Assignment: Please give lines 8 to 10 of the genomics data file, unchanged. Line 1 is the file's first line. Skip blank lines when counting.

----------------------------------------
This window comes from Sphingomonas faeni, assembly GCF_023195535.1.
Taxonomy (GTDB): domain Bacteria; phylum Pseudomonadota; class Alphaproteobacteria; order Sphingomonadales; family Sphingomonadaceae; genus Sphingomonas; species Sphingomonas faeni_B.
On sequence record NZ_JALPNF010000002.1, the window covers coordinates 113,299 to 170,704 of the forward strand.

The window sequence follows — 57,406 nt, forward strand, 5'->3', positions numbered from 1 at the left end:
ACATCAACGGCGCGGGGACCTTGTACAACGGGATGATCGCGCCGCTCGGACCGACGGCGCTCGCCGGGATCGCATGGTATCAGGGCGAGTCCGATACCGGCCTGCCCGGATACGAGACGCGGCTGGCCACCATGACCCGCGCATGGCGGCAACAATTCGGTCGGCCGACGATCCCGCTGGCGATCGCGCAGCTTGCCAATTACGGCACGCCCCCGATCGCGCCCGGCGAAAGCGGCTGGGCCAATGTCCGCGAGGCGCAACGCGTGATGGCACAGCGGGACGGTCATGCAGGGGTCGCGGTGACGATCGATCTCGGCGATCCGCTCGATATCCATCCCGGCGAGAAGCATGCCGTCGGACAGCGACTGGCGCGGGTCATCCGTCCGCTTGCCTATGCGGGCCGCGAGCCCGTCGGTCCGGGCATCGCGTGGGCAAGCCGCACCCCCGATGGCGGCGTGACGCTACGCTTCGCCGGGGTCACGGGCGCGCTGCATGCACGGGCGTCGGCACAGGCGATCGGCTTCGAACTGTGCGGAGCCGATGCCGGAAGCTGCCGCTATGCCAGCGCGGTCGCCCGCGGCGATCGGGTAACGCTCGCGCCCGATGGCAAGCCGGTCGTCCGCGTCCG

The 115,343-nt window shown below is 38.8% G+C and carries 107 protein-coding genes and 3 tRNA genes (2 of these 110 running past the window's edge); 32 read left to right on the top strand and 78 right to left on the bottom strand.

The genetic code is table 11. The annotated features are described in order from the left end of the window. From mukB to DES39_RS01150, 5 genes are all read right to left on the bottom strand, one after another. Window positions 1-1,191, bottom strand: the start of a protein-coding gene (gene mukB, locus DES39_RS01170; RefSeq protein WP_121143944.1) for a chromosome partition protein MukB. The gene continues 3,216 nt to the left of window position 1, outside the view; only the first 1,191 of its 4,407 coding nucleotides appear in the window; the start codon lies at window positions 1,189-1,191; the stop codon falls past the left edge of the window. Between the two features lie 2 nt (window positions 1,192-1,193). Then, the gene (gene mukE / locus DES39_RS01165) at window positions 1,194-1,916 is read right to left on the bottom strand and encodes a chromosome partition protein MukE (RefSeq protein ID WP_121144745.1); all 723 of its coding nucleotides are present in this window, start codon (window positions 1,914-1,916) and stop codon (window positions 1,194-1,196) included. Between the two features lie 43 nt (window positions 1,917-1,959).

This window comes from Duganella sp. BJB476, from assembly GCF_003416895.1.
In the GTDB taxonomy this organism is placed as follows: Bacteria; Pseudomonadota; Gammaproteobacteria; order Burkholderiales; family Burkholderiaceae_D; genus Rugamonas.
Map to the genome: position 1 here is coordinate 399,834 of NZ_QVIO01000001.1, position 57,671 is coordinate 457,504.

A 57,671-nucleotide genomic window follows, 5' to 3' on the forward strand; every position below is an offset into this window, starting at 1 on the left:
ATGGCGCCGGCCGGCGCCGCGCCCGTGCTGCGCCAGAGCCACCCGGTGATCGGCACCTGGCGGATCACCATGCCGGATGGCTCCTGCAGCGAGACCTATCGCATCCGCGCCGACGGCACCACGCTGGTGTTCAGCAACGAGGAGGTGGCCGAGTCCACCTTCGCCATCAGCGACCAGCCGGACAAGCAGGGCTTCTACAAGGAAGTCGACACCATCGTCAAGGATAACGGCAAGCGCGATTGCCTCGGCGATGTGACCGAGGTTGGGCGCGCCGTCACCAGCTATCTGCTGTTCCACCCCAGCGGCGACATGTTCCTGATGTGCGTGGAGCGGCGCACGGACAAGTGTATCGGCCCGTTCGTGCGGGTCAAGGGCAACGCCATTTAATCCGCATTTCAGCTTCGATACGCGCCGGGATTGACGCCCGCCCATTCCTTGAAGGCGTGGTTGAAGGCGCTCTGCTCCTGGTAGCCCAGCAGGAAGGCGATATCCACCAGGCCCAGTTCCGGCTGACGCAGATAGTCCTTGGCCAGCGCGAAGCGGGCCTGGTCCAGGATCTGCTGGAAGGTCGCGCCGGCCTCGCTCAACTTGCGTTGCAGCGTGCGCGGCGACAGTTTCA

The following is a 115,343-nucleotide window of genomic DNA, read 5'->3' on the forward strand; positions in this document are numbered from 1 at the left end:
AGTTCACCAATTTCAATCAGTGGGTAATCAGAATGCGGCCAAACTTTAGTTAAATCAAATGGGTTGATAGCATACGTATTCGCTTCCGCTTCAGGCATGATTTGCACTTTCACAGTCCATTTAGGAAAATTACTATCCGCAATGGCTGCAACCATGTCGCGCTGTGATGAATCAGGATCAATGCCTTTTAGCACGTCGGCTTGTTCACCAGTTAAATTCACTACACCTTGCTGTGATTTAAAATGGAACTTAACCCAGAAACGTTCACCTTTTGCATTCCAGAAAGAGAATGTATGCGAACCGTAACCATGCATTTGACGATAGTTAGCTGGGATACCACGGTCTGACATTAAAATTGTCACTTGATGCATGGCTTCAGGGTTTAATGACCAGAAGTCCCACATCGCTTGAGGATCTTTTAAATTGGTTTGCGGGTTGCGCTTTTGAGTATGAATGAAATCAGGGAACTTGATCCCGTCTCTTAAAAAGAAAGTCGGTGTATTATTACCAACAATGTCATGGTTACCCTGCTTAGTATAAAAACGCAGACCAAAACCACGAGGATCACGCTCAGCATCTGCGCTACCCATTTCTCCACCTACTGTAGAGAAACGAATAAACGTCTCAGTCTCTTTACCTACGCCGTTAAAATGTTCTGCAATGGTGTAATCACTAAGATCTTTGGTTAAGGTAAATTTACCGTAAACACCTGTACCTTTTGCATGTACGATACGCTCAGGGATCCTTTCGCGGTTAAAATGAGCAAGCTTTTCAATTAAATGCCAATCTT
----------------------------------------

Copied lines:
This window comes from Duganella sp. BJB476, from assembly GCF_003416895.1.
In the GTDB taxonomy this organism is placed as follows: Bacteria; Pseudomonadota; Gammaproteobacteria; order Burkholderiales; family Burkholderiaceae_D; genus Rugamonas.
Map to the genome: position 1 here is coordinate 399,834 of NZ_QVIO01000001.1, position 57,671 is coordinate 457,504.